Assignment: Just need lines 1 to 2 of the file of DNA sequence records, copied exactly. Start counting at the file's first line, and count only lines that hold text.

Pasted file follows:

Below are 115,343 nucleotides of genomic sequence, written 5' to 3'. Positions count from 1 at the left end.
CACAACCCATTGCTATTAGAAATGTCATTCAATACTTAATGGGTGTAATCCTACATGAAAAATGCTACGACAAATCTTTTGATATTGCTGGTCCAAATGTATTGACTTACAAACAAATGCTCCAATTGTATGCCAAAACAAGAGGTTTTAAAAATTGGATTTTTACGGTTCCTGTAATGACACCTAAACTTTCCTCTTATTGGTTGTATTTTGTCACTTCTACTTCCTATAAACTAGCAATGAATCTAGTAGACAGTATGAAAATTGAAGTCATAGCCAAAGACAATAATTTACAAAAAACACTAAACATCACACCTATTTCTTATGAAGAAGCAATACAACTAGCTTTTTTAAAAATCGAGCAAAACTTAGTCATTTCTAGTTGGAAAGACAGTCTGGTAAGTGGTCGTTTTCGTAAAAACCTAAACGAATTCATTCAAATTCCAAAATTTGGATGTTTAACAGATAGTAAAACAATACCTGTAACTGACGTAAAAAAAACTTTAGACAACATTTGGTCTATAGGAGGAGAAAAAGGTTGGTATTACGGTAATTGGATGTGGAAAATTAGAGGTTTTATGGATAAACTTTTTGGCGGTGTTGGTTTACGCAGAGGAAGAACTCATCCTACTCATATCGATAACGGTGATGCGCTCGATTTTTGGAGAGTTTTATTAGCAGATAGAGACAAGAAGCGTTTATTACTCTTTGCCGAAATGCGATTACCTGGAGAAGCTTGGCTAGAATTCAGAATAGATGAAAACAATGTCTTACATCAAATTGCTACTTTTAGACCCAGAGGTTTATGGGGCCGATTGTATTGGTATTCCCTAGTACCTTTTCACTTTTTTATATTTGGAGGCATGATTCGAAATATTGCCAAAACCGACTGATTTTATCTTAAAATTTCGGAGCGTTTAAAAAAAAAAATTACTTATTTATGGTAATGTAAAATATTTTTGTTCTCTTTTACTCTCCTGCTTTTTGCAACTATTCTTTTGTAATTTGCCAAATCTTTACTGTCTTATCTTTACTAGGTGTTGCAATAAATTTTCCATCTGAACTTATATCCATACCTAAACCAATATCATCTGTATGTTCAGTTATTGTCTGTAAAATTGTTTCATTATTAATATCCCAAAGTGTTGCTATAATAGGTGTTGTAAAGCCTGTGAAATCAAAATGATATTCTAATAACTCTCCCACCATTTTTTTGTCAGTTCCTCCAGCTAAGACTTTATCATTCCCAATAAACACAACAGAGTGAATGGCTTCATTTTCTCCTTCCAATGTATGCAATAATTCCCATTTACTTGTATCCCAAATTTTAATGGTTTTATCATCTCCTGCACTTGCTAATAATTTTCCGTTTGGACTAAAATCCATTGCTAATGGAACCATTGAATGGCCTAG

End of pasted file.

Below are 115,343 nucleotides of genomic sequence, written 5' to 3'. Positions count from 1 at the left end.
CACAACCCATTGCTATTAGAAATGTCATTCAATACTTAATGGGTGTAATCCTACATGAAAAATGCTACGACAAATCTTTTGATATTGCTGGTCCAAATGTATTGACTTACAAACAAATGCTCCAATTGTATGCCAAAACAAGAGGTTTTAAAAATTGGATTTTTACGGTTCCTGTAATGACACCTAAACTTTCCTCTTATTGGTTGTATTTTGTCACTTCTACTTCCTATAAACTAGCAATGAATCTAGTAGACAGTATGAAAATTGAAGTCATAGCCAAAGACAATAATTTACAAAAAACACTAAACATCACACCTATTTCTTATGAAGAAGCAATACAACTAGCTTTTTTAAAAATCGAGCAAAACTTAGTCATTTCTAGTTGGAAAGACAGTCTGGTAAGTGGTCGTTTTCGTAAAAACCTAAACGAATTCATTCAAATTCCAAAATTTGGATGTTTAACAGATAGTAAAACAATACCTGTAACTGACGTAAAAAAAACTTTAGACAACATTTGGTCTATAGGAGGAGAAAAAGGTTGGTATTACGGTAATTGGATGTGGAAAATTAGAGGTTTTATGGATAAACTTTTTGGCGGTGTTGGTTTACGCAGAGGAAGAACTCATCCTACTCATATCGATAACGGTGATGCGCTCGATTTTTGGAGAGTTTTATTAGCAGATAGAGACAAGAAGCGTTTATTACTCTTTGCCGAAATGCGATTACCTGGAGAAGCTTGGCTAGAATTCAGAATAGATGAAAACAATGTCTTACATCAAATTGCTACTTTTAGACCCAGAGGTTTATGGGGCCGATTGTATTGGTATTCCCTAGTACCTTTTCACTTTTTTATATTTGGAGGCATGATTCGAAATATTGCCAAAACCGACTGATTTTATCTTAAAATTTCGGAGCGTTTAAAAAAAAAAATTACTTATTTATGGTAATGTAAAATATTTTTGTTCTCTTTTACTCTCCTGCTTTTTGCAACTATTCTTTTGTAATTTGCCAAATCTTTACTGTCTTATCTTTACTAGGTGTTGCAATAAATTTTCCATCTGAACTTATATCCATACCTAAACCAATATCATCTGTATGTTCAGTTATTGTCTGTAAAATTGTTTCATTATTAATATCCCAAAGTGTTGCTATAATAGGTGTTGTAAAGCCTGTGAAATCAAAATGATATTCTAATAACTCTCCCACCATTTTTTTGTCAGTTCCTCCAGCTAAGACTTTATCATTCCCAATAAACACAACAGAGTGAATGGCTTCATTTTCTCCTTCCAATGTATGCAATAATTCCCATTTACTTGTATCCCAAATTTTAATGGTTTTATCATCTCCTGCACTTGCTAATAATTTTCCGTTTGGACTAAAATCCATTGCTAATGGAACCATTGAATGGCCTAG